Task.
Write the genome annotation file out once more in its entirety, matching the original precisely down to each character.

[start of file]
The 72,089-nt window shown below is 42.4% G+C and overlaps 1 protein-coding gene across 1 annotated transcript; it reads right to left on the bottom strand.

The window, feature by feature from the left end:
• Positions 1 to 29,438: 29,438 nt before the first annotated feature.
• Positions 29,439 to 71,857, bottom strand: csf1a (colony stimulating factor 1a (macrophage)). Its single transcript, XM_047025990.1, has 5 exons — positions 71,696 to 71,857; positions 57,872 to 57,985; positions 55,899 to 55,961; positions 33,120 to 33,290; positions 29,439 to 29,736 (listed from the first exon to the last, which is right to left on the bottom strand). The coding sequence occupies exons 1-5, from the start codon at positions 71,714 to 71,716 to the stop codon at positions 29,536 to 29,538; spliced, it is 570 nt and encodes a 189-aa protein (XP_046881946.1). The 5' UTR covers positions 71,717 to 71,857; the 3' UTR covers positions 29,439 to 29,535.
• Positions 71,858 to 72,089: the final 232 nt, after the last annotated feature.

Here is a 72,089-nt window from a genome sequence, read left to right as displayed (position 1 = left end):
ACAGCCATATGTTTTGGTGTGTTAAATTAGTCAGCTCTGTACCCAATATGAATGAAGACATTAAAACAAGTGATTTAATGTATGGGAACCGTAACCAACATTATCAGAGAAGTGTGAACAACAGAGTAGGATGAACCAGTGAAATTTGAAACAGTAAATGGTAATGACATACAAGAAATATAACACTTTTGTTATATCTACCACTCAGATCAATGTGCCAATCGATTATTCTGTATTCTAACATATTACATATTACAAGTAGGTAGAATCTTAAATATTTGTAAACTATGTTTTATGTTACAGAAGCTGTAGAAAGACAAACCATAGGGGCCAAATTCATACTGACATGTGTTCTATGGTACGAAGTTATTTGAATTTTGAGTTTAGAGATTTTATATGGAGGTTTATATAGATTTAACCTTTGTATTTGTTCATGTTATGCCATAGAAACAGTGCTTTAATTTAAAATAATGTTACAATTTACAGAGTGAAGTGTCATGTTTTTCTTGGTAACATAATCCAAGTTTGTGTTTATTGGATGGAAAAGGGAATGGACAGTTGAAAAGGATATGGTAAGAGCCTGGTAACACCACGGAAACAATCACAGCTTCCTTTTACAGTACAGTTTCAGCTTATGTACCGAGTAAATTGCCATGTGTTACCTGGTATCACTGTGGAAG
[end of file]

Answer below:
The 72,089-nt window shown below is 42.4% G+C and overlaps 1 protein-coding gene across 1 annotated transcript; it reads right to left on the bottom strand.

The window, feature by feature from the left end:
• Positions 1 to 29,438: 29,438 nt before the first annotated feature.
• Positions 29,439 to 71,857, bottom strand: csf1a (colony stimulating factor 1a (macrophage)). Its single transcript, XM_047025990.1, has 5 exons — positions 71,696 to 71,857; positions 57,872 to 57,985; positions 55,899 to 55,961; positions 33,120 to 33,290; positions 29,439 to 29,736 (listed from the first exon to the last, which is right to left on the bottom strand). The coding sequence occupies exons 1-5, from the start codon at positions 71,714 to 71,716 to the stop codon at positions 29,536 to 29,538; spliced, it is 570 nt and encodes a 189-aa protein (XP_046881946.1). The 5' UTR covers positions 71,717 to 71,857; the 3' UTR covers positions 29,439 to 29,535.
• Positions 71,858 to 72,089: the final 232 nt, after the last annotated feature.

Here is a 72,089-nt window from a genome sequence, read left to right as displayed (position 1 = left end):
ACAGCCATATGTTTTGGTGTGTTAAATTAGTCAGCTCTGTACCCAATATGAATGAAGACATTAAAACAAGTGATTTAATGTATGGGAACCGTAACCAACATTATCAGAGAAGTGTGAACAACAGAGTAGGATGAACCAGTGAAATTTGAAACAGTAAATGGTAATGACATACAAGAAATATAACACTTTTGTTATATCTACCACTCAGATCAATGTGCCAATCGATTATTCTGTATTCTAACATATTACATATTACAAGTAGGTAGAATCTTAAATATTTGTAAACTATGTTTTATGTTACAGAAGCTGTAGAAAGACAAACCATAGGGGCCAAATTCATACTGACATGTGTTCTATGGTACGAAGTTATTTGAATTTTGAGTTTAGAGATTTTATATGGAGGTTTATATAGATTTAACCTTTGTATTTGTTCATGTTATGCCATAGAAACAGTGCTTTAATTTAAAATAATGTTACAATTTACAGAGTGAAGTGTCATGTTTTTCTTGGTAACATAATCCAAGTTTGTGTTTATTGGATGGAAAAGGGAATGGACAGTTGAAAAGGATATGGTAAGAGCCTGGTAACACCACGGAAACAATCACAGCTTCCTTTTACAGTACAGTTTCAGCTTATGTACCGAGTAAATTGCCATGTGTTACCTGGTATCACTGTGGAAG